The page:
2. I found two different formulas online to convert speed to power for the KK Road Machine, I'm using this one in an excel spreadsheet: P=S^3*0.019168+S*5.24482. Is this the correct one? How accurate is this power estimation?

3. I loosen the knob at the back to free the tire after each ride, but leave the bike clamped into the trainer. Is it ok to leave my bike clamped onto the KK all the time?




1) Too many variables to ever match.. you could potentially get close by adjusting tension on the rear wheel, but then it would most likely slip every time you go to accelerate.. compare trainer to trainer only. plus with riding outside a simple wind can make your speed drastically change.

2) TrainerRoad has a great overview of virtual power, which is what using this curve is: http://www.trainerroad.com/features/virtual-power

3) Make sure you free the back tire. Leaving it clamped in is fine.
2014-01-07 8:53 AM
in reply to: DannyII

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Subject: RE: Kurt Kinetic Road machine questions
Originally posted by DannyII

Santa brought me a Kurt Kinetic Road Machine for Christmas, and so far I'm liking it. Stable, smooth and quiet.

My questions:

1. When I ride outside, I usually average around 19 mph. (I'm still a cycling newbie, but I'm working on it. ) On the KK, I rode around 15 mph, with what I thought was pretty good Rate of Perceived Exertion, similar to my 19 mph rides. Anyone else notice this with their KK Road Machine, or am I just dogging it?

2. I found two different formulas online to convert speed to power for the KK Road Machine, I'm using this one in an excel spreadsheet: P=S^3*0.019168+S*5.24482. Is this the correct one? How accurate is this power estimation?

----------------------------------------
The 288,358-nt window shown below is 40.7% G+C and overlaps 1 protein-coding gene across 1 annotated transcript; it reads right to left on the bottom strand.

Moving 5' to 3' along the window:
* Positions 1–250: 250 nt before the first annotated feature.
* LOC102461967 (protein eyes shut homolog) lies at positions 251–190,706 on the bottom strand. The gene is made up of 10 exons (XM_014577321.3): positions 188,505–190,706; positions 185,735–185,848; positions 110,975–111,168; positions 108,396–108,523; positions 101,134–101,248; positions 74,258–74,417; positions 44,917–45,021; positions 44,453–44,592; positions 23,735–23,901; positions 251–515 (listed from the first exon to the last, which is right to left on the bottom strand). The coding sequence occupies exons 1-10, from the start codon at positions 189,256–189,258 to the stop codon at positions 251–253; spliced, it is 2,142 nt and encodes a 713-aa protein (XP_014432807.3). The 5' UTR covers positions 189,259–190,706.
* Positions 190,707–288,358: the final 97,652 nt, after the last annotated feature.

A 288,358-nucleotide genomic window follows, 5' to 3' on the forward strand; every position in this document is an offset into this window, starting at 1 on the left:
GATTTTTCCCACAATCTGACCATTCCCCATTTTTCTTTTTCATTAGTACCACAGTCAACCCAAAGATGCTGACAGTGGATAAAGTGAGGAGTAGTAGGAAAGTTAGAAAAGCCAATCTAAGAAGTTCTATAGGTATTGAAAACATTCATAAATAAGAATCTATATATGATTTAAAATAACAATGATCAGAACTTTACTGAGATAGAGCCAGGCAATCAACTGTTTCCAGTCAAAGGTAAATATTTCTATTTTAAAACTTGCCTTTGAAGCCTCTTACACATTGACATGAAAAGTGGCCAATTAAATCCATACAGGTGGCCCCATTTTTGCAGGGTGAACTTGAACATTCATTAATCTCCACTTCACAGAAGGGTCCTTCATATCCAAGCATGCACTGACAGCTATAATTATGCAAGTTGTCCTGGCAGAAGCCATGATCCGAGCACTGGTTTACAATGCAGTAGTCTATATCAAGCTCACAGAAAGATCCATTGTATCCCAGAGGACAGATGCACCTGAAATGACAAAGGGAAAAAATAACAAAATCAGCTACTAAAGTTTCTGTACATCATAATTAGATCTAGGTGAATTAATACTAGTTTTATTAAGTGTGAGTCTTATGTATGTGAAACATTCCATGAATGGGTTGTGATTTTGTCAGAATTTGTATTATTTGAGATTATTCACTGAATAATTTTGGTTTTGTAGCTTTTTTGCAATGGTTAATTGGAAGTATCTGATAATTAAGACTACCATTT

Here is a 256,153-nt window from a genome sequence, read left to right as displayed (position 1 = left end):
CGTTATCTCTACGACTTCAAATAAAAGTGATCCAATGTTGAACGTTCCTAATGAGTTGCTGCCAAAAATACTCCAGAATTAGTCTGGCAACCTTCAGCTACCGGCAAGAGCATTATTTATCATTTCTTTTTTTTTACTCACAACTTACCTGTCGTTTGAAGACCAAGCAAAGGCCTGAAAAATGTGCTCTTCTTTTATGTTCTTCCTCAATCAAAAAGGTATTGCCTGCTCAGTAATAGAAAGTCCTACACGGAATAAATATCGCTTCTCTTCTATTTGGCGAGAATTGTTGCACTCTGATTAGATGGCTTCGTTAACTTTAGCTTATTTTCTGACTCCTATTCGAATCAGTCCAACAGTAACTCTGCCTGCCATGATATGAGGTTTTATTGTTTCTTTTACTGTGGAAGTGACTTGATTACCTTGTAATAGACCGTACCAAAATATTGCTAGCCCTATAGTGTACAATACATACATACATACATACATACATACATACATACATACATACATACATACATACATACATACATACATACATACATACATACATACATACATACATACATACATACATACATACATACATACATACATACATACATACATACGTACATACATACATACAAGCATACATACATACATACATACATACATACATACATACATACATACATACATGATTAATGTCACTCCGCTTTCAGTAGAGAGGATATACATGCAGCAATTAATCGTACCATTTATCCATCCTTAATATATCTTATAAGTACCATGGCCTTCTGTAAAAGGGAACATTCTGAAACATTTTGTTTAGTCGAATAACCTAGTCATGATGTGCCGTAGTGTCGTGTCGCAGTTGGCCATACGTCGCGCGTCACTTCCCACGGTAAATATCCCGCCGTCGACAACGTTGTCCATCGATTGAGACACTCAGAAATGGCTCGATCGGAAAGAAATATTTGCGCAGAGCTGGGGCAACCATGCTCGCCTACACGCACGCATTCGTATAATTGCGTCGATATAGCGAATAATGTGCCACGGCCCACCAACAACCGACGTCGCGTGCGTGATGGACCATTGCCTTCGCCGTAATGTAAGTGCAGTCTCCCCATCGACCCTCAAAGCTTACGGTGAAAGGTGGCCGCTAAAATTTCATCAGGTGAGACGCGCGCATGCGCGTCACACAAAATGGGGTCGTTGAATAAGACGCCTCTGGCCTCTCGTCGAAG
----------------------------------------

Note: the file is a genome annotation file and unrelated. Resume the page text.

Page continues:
3. I loosen the knob at the back to free the tire after each ride, but leave the bike clamped into the trainer. Is it ok to leave my bike clamped onto the KK all the time?




A couple of things

The KK is designed to try and simulate real world speeds. It does this with a power curve that is what you would see in the real world.

If I take the formula you provided 20MPH = 258w, 22MPH = 319w, 24MPH = 390w

If I take the bike power calculator, 160lb rider on the hoods, 1MPH headwind, .2% grade 258w=20.45 mph, 319=22.24, 390w=24mph. Pretty close

So I would say, loosen up the wheel a bit if you want to get closer to your PE/Speed balance.

I have managed to get my KK to be very close to my powertap by adjusting the tension.

One way to keep this constant and not damage the tire is to never touch the knob, deflate/reinflate to equal pressure on each ride or to remove the bike.





2014-01-07 10:58 AM
in reply to: marcag

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Subject: RE: Kurt Kinetic Road machine questions
Ok, sounds like leaving it clamped on the trainer is ok.

As for wheel tightness, I currently turn the knob two full turns after wheel contact. Is this what everyone else does?
2014-01-07 2:41 PM
in reply to: DannyII

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Subject: RE: Kurt Kinetic Road machine questions